I participated in this interesting artistic story-experiment here in Austin where I got a bunch of text messages from weird phone numbers telling me this odd story about air elementals. Sort of an X-Files thing. It was mostly good, with one major problem — I couldn’t text them back.

So that was a major problem. Using an interactive medium to tell a non-interactive story; not that cool.

The other issue was that the story, though intriguing, was basically straight-ahead science fiction. Government conspiracies, eldritch technologies, you know the drill.

I went to a party for the end of the piece, and the party was pretty great, and it got me thinking about what I would do with such a story, were I to have the time and the technology.

I’ll assume that my story can’t be interactive either, because theirs couldn’t. It was a technical problem, so let’s just assume that I can’t get around it.

Ever see Doctor Strangelove? Of course you have! If not, go watch it and then come back to this blog. Actually, go watch it even if you haven’t.

What did you notice about it?

That movie is completely obsolete. It’s still a great movie and I still love it. But it belongs to another age.

It’s a movie about people who can’t get other people on the phone. The commander closes down the base communications, there is an illicit radio, they can’t get the commander on the phone, they can’t get the Kremlin on the phone, they lost communication with the plane, they don’t have change for the pay phone.

This does not make much sense to the modern viewer. It makes less sense every day.

Dr. Strangelove is a perfect exemplar of one aspect of the traditional farce. Missed communications, mistaken identity, and misunderstanding are the foundation of the form. All three of those basic human facts of life have been irreversibly changed by modern technology. Not being able to call somebody is a thing of the past.

Arrested Development, season 4 — the “Puzzle Season” — is not nearly as funny as the original show. However, it is endlessly fascinating and technically brilliant. They managed to make a complete farce that embraces and depends upon modern technology. Mistaken identity is present, much as it ever was; wigs and fake accents are just as effective now as they ever. Missed communications are missed because the people involved didn’t think to listen or deliberately obfuscated; there are very few times that anyone who wants to make a phone call cannot. Misunderstanding has been transformed, multiplied, transmogrified by the willfulness of the characters. Mistakes are made because people want to make them.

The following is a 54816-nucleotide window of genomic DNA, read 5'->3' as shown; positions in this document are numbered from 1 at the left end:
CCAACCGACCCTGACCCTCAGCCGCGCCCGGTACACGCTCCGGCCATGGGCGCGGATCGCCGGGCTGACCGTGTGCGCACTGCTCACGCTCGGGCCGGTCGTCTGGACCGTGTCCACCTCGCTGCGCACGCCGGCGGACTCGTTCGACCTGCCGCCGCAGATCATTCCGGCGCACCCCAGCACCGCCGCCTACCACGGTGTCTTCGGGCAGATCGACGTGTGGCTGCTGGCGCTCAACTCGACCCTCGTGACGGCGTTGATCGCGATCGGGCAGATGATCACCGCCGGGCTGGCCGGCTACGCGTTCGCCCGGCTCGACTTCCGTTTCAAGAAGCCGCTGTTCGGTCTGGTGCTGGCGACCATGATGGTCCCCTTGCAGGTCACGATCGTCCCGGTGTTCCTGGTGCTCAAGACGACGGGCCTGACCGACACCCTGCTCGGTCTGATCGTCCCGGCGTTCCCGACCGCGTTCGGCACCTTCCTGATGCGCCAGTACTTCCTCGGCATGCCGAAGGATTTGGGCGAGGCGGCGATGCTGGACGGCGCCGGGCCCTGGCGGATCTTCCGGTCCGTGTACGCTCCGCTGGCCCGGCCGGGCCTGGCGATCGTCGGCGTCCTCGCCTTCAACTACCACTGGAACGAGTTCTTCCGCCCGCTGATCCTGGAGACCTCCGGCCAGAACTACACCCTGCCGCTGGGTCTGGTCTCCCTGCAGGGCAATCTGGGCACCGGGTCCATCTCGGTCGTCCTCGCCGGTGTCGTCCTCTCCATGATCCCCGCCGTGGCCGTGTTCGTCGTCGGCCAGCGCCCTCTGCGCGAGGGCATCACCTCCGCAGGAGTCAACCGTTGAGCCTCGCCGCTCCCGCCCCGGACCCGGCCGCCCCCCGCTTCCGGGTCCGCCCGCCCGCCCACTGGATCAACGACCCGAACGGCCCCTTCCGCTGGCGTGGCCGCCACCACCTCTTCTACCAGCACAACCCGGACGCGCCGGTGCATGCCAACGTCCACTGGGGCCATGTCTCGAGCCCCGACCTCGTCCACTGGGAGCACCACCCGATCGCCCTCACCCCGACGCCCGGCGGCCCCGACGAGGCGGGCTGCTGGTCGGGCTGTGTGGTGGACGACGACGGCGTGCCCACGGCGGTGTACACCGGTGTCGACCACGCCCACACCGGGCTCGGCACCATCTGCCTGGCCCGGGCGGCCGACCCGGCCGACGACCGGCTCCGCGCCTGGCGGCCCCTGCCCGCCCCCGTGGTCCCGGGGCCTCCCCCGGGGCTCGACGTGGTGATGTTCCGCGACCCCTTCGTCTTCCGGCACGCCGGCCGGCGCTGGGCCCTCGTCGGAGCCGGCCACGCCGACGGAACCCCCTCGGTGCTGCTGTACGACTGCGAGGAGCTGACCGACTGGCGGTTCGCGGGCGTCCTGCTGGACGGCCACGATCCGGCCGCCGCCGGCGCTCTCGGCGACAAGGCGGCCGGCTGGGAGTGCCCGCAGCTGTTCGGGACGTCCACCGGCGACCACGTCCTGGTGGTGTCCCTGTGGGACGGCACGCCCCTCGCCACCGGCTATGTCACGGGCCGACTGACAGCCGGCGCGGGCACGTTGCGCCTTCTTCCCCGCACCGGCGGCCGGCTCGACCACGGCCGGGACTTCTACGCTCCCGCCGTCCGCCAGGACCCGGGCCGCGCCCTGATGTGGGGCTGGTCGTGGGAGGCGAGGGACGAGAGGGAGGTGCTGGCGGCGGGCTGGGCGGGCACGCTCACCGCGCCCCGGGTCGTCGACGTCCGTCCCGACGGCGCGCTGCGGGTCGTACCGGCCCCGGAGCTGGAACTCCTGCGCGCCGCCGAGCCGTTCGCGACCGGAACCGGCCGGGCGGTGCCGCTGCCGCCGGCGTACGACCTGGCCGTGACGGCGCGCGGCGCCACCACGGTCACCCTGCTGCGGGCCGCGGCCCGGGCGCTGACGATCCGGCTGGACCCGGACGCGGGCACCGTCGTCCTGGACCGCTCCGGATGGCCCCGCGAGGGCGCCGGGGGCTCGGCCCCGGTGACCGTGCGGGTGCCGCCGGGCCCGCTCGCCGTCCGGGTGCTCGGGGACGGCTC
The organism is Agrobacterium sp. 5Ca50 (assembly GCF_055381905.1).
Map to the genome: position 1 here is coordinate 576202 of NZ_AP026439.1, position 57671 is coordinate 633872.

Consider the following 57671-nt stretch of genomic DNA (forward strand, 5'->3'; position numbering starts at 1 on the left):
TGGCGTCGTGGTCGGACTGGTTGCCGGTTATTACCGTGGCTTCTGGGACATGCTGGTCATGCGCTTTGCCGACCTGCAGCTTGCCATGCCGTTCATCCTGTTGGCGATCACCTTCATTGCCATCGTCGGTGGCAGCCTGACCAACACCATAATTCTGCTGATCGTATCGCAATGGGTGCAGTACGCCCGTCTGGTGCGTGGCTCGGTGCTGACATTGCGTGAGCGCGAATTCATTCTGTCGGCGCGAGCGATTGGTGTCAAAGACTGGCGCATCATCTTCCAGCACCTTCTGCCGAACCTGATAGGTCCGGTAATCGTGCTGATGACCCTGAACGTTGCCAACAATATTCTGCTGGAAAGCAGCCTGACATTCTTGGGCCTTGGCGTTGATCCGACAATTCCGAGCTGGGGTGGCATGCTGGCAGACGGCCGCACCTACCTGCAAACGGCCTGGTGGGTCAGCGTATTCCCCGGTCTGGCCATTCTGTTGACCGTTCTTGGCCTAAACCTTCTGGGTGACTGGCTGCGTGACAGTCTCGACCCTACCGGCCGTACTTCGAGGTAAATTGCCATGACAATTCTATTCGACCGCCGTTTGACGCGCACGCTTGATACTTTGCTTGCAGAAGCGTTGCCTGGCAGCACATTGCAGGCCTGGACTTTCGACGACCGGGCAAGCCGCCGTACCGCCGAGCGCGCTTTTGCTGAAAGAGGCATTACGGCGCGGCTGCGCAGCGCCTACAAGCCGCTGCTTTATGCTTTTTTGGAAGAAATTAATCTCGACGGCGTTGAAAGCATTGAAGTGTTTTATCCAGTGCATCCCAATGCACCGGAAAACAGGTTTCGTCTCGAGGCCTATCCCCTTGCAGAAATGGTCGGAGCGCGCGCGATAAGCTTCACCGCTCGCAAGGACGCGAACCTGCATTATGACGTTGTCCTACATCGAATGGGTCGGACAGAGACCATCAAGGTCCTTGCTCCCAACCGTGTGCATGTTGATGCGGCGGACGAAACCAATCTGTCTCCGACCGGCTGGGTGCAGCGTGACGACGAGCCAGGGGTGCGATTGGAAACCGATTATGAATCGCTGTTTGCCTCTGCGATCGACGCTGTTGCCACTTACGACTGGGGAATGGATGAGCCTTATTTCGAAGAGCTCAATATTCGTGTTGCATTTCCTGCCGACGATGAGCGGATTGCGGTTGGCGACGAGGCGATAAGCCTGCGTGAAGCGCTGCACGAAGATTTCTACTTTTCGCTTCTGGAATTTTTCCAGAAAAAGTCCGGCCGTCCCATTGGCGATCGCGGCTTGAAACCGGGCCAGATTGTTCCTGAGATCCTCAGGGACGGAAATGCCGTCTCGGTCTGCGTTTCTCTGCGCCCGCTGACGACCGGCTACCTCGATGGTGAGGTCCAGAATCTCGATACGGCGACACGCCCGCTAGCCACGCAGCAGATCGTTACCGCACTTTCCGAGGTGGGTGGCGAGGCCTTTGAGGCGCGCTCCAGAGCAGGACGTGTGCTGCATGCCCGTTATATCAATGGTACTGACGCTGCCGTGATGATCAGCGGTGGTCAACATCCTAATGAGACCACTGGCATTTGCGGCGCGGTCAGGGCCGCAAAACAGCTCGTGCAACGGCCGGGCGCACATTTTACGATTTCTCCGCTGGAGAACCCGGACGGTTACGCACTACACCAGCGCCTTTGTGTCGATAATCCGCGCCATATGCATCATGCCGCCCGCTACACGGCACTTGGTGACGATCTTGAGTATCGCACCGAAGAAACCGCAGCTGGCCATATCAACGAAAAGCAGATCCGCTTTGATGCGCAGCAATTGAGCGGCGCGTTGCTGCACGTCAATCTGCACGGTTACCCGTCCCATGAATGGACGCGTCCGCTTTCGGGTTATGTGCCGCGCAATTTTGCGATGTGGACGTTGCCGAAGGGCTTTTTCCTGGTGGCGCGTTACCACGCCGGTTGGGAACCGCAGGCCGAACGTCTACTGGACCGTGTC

Now that we know this, what can we do?

The nature of the text message is immediacy and privacy. I’m just mentioning it, I have no idea what to do with it. However, when the other person is not interacting,

As is often my method, I started thinking about the most interesting texts I’ve ever gotten. I’ve gotten a few, but I think the most interesting came from somebody who is obviously a friend of mine, but whose number I did not save. Whoever this person is, they started texting me out of the blue and we had a very interesting conversation about True Detective. I was too embarrassed to admit that I didn’t know who it was at the beginning and I’m way too embarrassed to admit it now. Having a conversation with a stranger/nonstranger about an area of mutual interest was extremely interesting.

These musings all suggest directions that this could go.

All that said, I think I’ve figured out what story I would tell, if I were telling a story along these lines. I guess posting it right now would be some sort of dreadful anticlimax.